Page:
This is a question that often crops up in my mind whenever I see a celebrity endorsing a tourist destination. India being a vast country with diversified cultures that are astonishingly different even if the distance between two places is just a mere 100 kms or even less. One notices that the cuisine changes to serve the local palate as you see the people converse in different languages and dialects, all adding to the touristic experience. We are a nation that can shock a first timer setting foot here and yet capable of making them come back to us wanting for more. So, why do we need one magnanimous person as a representative to promote tourism in India?
Assuming that this popular icon who shoulders the massive responsibility by appearing as a face of India is indeed magnanimous enough to draw huge number of tourists to visit India, the question still remains. How much of India is this brand ambassador representing, us as a nation of myriad cultures? Why do we have to monopolise what our entire nation has to offer and send the message across through a single individual? As a tour operator I have seen enough campaigns by countries trying to woo tourists during high season and off-season with equal élan thus increasing their advertising budgets each year.
Some signage and campaigns do blend in iconic figures and superstars without much fuss. A few years ago while flying out of Geneva, I noticed the famous kissing scene of Humphrey Bogart and Ingrid Bergman, from the classic movie Casablanca, photographed frame by frame and hung at airport’s “Kiss and Fly drop off area”. This is the place where passengers are dropped off by their loved ones, leaving their cars idling so they have just enough time for a quick goodbye kiss. The place is aptly named as Kiss and Fly zone. Swiss definitely know how to do it subtly without paying the filmstars, yet using them perfectly to their advantage. There is no brand promotion. No text on the pictures. Nothing at all. But it definitely makes you feel like a star whether you are a passenger or seeing off someone.
I am not against using a superstars to attract tourists, but I am not really sure why we should monopolise a nation like India by showing one person as a representative. As a tour operator I do not think this is fair. Looking closer within our country, at the way we are trying to promote states to domestic and international tourists, I was amused by our Telugu speaking states both Andhra Pradesh and Telanagana resorting to signing up celebrities. Telangana picked Tennis star Sania Mirza who did not do much except taking a cool ride on a luxury catamaran which she inaugurated in exchange for a cool `1 crore. They maybe more work on board for Sania, but her effort to attract tourists to Telangana is miniscule. Andhra Pradesh government recently made a spectacle of themselves by announcing the famous Bollywood couple Kajol and Ajay Devgan as brand ambassadors, who by the way know nothing about the state or its culture. The celebrity couple was only interested in obtaining a sizeable chunk of land in the new capital of Amarvathi. The state administration and the tourism department did not obviously think this though when they announced the brand ambassadors.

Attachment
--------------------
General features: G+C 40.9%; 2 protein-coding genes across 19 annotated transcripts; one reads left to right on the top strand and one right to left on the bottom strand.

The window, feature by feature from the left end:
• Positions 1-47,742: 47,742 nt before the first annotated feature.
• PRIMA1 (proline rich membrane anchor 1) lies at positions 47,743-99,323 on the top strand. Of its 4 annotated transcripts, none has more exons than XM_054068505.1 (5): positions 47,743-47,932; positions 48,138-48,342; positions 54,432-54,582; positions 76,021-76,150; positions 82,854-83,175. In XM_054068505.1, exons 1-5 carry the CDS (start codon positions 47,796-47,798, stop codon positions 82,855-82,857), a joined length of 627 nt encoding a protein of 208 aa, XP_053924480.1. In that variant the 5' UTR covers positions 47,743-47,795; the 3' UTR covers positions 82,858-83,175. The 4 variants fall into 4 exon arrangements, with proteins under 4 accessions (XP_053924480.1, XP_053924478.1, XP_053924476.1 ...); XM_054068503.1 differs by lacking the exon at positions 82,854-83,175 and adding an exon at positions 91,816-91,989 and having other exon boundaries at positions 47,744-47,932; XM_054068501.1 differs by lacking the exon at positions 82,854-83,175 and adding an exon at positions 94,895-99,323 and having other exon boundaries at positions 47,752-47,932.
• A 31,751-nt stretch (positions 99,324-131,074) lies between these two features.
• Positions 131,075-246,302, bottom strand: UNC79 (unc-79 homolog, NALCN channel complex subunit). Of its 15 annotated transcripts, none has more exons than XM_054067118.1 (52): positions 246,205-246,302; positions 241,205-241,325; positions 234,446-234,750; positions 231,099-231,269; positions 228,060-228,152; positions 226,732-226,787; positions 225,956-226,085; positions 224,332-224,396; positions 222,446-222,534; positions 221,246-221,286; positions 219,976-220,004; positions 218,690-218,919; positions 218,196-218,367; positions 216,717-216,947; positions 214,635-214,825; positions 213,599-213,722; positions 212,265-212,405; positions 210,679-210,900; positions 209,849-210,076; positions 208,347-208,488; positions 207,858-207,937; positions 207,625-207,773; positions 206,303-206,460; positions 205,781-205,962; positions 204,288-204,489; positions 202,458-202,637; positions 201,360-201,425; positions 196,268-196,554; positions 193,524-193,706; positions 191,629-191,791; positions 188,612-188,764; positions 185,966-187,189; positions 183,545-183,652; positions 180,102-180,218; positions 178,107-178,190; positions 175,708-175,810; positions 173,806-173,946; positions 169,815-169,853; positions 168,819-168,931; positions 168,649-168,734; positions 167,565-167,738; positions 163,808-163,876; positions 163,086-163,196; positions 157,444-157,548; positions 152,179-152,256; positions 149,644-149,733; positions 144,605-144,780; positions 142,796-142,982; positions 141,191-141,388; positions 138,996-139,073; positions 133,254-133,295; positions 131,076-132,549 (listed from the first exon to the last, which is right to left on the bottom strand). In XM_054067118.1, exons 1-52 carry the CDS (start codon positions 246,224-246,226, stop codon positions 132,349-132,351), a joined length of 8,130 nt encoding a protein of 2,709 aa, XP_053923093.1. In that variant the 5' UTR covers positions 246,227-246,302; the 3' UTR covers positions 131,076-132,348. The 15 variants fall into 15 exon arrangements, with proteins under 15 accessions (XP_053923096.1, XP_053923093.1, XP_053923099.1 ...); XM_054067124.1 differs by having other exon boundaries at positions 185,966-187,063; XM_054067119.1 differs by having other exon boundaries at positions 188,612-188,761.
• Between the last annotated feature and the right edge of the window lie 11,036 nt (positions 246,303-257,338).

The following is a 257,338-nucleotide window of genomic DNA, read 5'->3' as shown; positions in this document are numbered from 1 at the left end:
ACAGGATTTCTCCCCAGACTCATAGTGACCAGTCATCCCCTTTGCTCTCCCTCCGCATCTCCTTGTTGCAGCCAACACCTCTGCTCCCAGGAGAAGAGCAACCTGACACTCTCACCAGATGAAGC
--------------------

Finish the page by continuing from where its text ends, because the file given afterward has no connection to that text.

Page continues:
We have earlier seen Amitabh Bachchan promoting Gujarat with the ‘Khushboo Gujarat Ki’ campaign. One of the leading business daily also claimed that this celebrity endorsed campaign has increased tourism in Gujarat by 4 per cent per annum, twice that of national growth rate. It is altogether another issue that the Gujarat tourism spends over `50 crores annually for marketing the destination.
Apart from this the state teams up with FICCI to host a couple of hundred reputed tour operators across the world as a part of tourism promotion every year. Added to that the increase in tourist receipts to India are largely due to Visa on arrival. So it leaves us a good question if there are other important factors that could increase our tourism exchange revenues, and celebrity endorsement is only a small part of the results and cannot be quantified in real numbers.